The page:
Chancellor of the Exchequer Rishi Sunak has announced the launch of a new review into listing rules, in an attempt to lure more tech companies to London.

Launched today and led by former EU financial services commissioner Jonathan Hill, the review aims to facilitate better access to the finance required by businesses to grow, as well as strengthen the UK’s position within the global tech industry following Brexit.

According to Sunak, Lord Hill “will be spearheading efforts to reform our listings rules and help companies raise capital in the UK’s open, well-regulated and transparent markets”.

“As we start this new chapter for UK financial services, we want to attract the most successful and innovative companies to list and grow here in the UK,” Sunak added in a statement. “More dynamic equity markets will enhance the UK’s position as a world-leading financial centre, and drive growth and innovation across the wider economy.”

Currently, firms hoping to list on the London Stock Exchange must have a minimum of 25% of shares available for trading, something which business owners have said makes it more difficult to maintain control of their companies and prevent hostile takeover.

Lord Hill, aided by financial services, legal, and academic experts, is expected to develop a list of recommendations which he will present to the government as well as the Financial Conduct Authority early next year.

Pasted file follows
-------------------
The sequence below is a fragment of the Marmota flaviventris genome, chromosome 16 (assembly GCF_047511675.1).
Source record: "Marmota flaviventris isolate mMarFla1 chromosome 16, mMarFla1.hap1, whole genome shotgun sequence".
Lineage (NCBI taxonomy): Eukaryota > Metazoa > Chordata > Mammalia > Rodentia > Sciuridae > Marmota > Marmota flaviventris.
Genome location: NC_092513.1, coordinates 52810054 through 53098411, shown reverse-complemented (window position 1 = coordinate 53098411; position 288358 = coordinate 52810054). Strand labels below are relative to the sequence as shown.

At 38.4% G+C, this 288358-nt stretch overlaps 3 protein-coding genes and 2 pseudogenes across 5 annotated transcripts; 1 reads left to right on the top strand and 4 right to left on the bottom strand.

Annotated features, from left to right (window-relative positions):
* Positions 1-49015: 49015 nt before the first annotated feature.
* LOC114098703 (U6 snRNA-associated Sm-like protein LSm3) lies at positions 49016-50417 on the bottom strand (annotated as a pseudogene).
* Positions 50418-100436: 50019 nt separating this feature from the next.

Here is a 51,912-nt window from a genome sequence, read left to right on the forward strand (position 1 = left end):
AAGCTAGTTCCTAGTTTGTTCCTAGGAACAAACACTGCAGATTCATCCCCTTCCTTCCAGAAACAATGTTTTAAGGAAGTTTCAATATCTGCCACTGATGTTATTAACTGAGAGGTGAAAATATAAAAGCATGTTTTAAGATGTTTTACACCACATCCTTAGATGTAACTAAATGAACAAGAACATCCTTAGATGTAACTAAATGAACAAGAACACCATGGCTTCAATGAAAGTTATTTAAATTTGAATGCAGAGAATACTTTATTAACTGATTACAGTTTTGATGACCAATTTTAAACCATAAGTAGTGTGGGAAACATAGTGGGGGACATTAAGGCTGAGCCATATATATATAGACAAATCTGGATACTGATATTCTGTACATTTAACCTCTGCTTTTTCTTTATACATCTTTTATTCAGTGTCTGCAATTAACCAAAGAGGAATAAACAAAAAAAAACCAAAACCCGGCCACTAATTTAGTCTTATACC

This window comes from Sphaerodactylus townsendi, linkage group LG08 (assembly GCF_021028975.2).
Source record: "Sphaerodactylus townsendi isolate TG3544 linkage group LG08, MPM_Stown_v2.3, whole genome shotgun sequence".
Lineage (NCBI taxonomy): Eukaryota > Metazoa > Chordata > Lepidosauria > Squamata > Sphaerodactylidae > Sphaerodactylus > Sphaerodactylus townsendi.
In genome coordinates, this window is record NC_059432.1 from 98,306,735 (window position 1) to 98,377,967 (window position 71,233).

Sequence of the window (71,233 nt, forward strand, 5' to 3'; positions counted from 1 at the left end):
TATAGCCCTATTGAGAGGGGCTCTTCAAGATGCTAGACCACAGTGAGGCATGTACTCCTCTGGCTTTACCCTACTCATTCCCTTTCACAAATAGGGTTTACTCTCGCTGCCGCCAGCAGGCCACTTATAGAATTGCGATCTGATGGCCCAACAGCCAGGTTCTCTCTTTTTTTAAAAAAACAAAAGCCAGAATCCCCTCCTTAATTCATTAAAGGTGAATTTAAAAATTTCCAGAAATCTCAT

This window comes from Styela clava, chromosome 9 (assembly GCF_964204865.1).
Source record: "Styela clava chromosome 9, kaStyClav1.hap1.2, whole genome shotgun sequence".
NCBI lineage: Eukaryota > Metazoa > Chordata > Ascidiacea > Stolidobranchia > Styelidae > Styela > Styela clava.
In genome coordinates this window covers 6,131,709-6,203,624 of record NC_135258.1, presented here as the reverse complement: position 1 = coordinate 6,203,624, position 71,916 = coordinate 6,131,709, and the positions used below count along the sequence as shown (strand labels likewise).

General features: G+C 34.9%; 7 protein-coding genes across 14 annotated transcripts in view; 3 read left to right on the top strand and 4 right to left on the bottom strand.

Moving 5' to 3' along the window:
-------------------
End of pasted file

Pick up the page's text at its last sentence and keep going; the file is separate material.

Commenting on the announcement, Lord Hill said that, in order “to drive the economic recovery, we need the strongest possible financial services sector in the UK”.

“Helping to improve the climate for raising capital in London is only one part of getting the whole financial ecosystem right, but I hope it is an area where we can make some quick early progress and help show a path forward,” he added. “I am very keen to involve the industry in our work, which is why we are kicking things off today with our Call for Evidence.”

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The news of the review launch is the latest attempt from the UK government to make London more appealing to tech giants. In August, Sunak was reportedly considering dropping the 2% Digital Services Tax in a bid to avoid any potential points of contention during upcoming trade talks with the US. The tax was previously branded as “unfair” by the country’s officials, with trade representative Robert Lighthizer having already announced plans to investigate all countries that are adopting similar rules.

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